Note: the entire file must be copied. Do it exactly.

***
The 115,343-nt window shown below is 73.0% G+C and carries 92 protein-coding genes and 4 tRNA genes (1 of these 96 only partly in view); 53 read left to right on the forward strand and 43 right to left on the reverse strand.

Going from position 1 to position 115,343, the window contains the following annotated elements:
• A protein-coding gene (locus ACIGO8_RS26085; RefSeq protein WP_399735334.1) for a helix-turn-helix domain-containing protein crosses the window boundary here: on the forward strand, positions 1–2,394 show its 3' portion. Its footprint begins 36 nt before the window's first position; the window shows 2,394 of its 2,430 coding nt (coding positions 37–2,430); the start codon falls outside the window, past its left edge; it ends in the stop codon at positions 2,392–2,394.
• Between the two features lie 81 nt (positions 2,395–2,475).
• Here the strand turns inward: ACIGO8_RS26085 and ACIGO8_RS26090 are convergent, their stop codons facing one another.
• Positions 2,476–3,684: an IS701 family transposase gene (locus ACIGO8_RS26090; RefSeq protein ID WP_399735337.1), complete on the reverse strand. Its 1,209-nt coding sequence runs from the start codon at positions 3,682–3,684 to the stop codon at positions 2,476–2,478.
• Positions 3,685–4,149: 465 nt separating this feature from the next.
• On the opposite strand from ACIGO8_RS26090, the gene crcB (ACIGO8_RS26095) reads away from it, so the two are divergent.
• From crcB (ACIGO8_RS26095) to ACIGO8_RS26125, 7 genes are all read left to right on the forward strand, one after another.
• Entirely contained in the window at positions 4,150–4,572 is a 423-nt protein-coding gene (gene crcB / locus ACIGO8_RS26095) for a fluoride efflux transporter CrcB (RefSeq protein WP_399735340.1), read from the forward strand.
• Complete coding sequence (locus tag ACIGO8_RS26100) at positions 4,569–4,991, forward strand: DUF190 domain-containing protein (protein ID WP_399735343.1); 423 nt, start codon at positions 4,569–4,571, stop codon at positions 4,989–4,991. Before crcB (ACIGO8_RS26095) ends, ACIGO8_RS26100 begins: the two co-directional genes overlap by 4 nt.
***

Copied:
The 115,343-nt window shown below is 73.0% G+C and carries 92 protein-coding genes and 4 tRNA genes (1 of these 96 only partly in view); 53 read left to right on the forward strand and 43 right to left on the reverse strand.

Going from position 1 to position 115,343, the window contains the following annotated elements:
• A protein-coding gene (locus ACIGO8_RS26085; RefSeq protein WP_399735334.1) for a helix-turn-helix domain-containing protein crosses the window boundary here: on the forward strand, positions 1–2,394 show its 3' portion. Its footprint begins 36 nt before the window's first position; the window shows 2,394 of its 2,430 coding nt (coding positions 37–2,430); the start codon falls outside the window, past its left edge; it ends in the stop codon at positions 2,392–2,394.
• Between the two features lie 81 nt (positions 2,395–2,475).
• Here the strand turns inward: ACIGO8_RS26085 and ACIGO8_RS26090 are convergent, their stop codons facing one another.
• Positions 2,476–3,684: an IS701 family transposase gene (locus ACIGO8_RS26090; RefSeq protein ID WP_399735337.1), complete on the reverse strand. Its 1,209-nt coding sequence runs from the start codon at positions 3,682–3,684 to the stop codon at positions 2,476–2,478.
• Positions 3,685–4,149: 465 nt separating this feature from the next.
• On the opposite strand from ACIGO8_RS26090, the gene crcB (ACIGO8_RS26095) reads away from it, so the two are divergent.
• From crcB (ACIGO8_RS26095) to ACIGO8_RS26125, 7 genes are all read left to right on the forward strand, one after another.
• Entirely contained in the window at positions 4,150–4,572 is a 423-nt protein-coding gene (gene crcB / locus ACIGO8_RS26095) for a fluoride efflux transporter CrcB (RefSeq protein WP_399735340.1), read from the forward strand.
• Complete coding sequence (locus tag ACIGO8_RS26100) at positions 4,569–4,991, forward strand: DUF190 domain-containing protein (protein ID WP_399735343.1); 423 nt, start codon at positions 4,569–4,571, stop codon at positions 4,989–4,991. Before crcB (ACIGO8_RS26095) ends, ACIGO8_RS26100 begins: the two co-directional genes overlap by 4 nt.